Lectionary blog for Aug 23, 2020
Twelfth Sunday after Pentecost
Isaiah 51:1-6; Psalm 138;
Romans 12:1-8; Matthew 16:13-20

The kingdom of heaven is advancing forcefully (Matthew 11:12). Anyone with eyes to see and ears to hear knows there is actual evil in the world. Lutheran Christians remember a time of systemic misinformation that kept people bound by feelings of guilt and trying to purchase salvation with good works. The kingdom of heaven advanced forcefully, and the good news of God’s grace was recalled once again.

Then decades, and indeed centuries, of religious conflict swept across Europe between Christians who held differing notions of how humans are saved. But the kingdom of heaven kept advancing, despite the awful bloodshed and murder, such that today Christians of different denominations and even churches can disagree peacefully while working together to love neighbors and communities.

The kingdom of heaven suffers setbacks when people do evil, especially in the name of Jesus. But then the kingdom always advances.

One particularly powerful example of the kingdom advancing comes from the Gospel of Matthew. But the story frequently loses the power of what Jesus is saying amid speculation about who or what Peter was meant to be. As in last week’s readings, the key to understanding this story is knowledge of the context in which Jesus was speaking. The Gospel writer includes the essential information that the following conversation happens in the region of Caesarea Philippi. This city sat at the base of Mount Hermon and was a site of devotion to the Greek god Pan. In fact, during Jesus’ lifetime, approximately 14 CE, the city was renamed from Paneas to Caesarea. The Jewish historian Josephus, writing at the close of the first century, called the place Caesarea Paneas.

The kingdom of heaven suffers setbacks when people do evil, especially in the name of Jesus. But then the kingdom always advances.

The connection to Pan was strong—with good reason. The city featured a cave shrine that was dedicated to the worship of Pan. It was known as one of many “Gates of Hades” around the Greco-Roman world. The theory was that the gods would periodically enter the underworld for a prolonged, seasonal sleep. But raucous worship would cause the gods to wake up from the realm of the dead and return to hear the petitions of the living. Worship forms that Jews and early Christians found troubling, including ritual prostitution and bestiality, were practiced in order to arouse the temporarily dead gods from their slumber. People would literally scream, asking that they be allowed to live another year and crying out that they not starve or die of disease. They struggled against death—but tried to do it with their own strength by practicing degrading worship meant to bring their gods back from the dead.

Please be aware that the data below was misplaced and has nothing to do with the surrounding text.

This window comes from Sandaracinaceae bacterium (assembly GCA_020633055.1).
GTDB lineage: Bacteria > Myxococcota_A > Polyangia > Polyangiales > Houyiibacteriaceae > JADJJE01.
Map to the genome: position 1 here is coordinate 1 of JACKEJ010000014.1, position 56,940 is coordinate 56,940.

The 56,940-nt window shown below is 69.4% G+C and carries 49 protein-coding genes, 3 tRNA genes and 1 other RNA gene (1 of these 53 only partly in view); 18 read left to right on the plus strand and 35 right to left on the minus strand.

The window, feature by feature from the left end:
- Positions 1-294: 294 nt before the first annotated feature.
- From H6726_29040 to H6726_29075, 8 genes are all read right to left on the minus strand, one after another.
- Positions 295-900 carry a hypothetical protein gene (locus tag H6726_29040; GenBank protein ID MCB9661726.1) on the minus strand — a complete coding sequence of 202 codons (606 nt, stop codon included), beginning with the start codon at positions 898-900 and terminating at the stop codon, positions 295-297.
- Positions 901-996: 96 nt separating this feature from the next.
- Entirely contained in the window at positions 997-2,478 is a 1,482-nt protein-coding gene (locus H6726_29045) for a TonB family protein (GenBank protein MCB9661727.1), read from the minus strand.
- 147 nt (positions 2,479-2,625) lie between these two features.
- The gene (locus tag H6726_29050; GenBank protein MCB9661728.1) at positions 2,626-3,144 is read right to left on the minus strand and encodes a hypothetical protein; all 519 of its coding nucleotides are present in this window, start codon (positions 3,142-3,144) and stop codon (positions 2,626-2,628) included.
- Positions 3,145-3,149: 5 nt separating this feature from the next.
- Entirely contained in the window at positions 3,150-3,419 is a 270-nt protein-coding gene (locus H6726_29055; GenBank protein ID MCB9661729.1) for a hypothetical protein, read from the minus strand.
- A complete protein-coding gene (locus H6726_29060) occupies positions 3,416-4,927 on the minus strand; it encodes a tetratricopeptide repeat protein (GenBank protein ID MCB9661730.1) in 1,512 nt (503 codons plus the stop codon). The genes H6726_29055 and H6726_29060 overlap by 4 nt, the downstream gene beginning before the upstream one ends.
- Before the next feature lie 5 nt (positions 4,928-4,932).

With this contextual knowledge, the lectionary readings for this and next week make much more sense. When Jesus asked his disciples who people said he was, all of them named dead people whom they supposed had been brought back to life, coming up from the place of the dead. When Jesus asked who the disciples thought he was, Peter gave a combative answer: “You are the anointed one, the Son of the living God” (Matthew 16:16). Peter was contrasting Jesus, and the God of Israel, with the dying and rising gods of the pagans. In calling Jesus the anointed one, Peter, no doubt, was referencing Psalm 16:10. An anointed person was holy and set aside for a special purpose. Peter was leaning on the promise that God would not allow the holy one to see the decay of the grave.

Pleased with this answer, Jesus blessed Simon with his new name, Petros, a piece of a rock. Peter would be given the keys to the kingdom of heaven and be allowed to determine what was acceptable behavior within it. “Binding” and “loosing” are technical rabbinic terms that mean “prohibiting” and “allowing,” respectively. Peter would take on this role, especially in Acts 10 and 15, to decide what is allowed by whom in the kingdom.

But then Jesus added that on this rock, presumably Mount Hermon, he would build his community (ἐκκλησίαν in v18 and elsewhere, should not be understood in any sense as a building, but as a community of people called out to assemble together). He added that the Gates of Hades, at the base of the mountain, would not be able to prevail against the community of Jesus.

We must remember that gates are, by nature, defensive structures. They are meant to protect a city against invaders. Jesus is saying that his community, and the kingdom of heaven, will advance forcefully against the grave and death (remember, “Hades” doesn’t mean “hell”; it is, rather, simply the realm of the dead, analogous to Sheol). Jesus is going to mount a raid into the territory of sin and death, and he will free captives stuck behind the Gate of Hades (Ephesians 4:8). Peter will disagree vehemently with Jesus over the tactic that had been chosen to break into the realm of the dead, but we will talk about that next week.

God’s kingdom is advancing forcefully into the places where death and evil reign, and into the places where we try to fight death with our own strength. Jesus won’t let anything, even death itself, separate us from God. That is very good news!

Cory Driver
Cory Driver is the assistant to the bishop for emerging ministers and ministries for the Indiana-Kentucky Synod. His book on wilderness spirituality, Life Unsettled, is available from Fortress Press.

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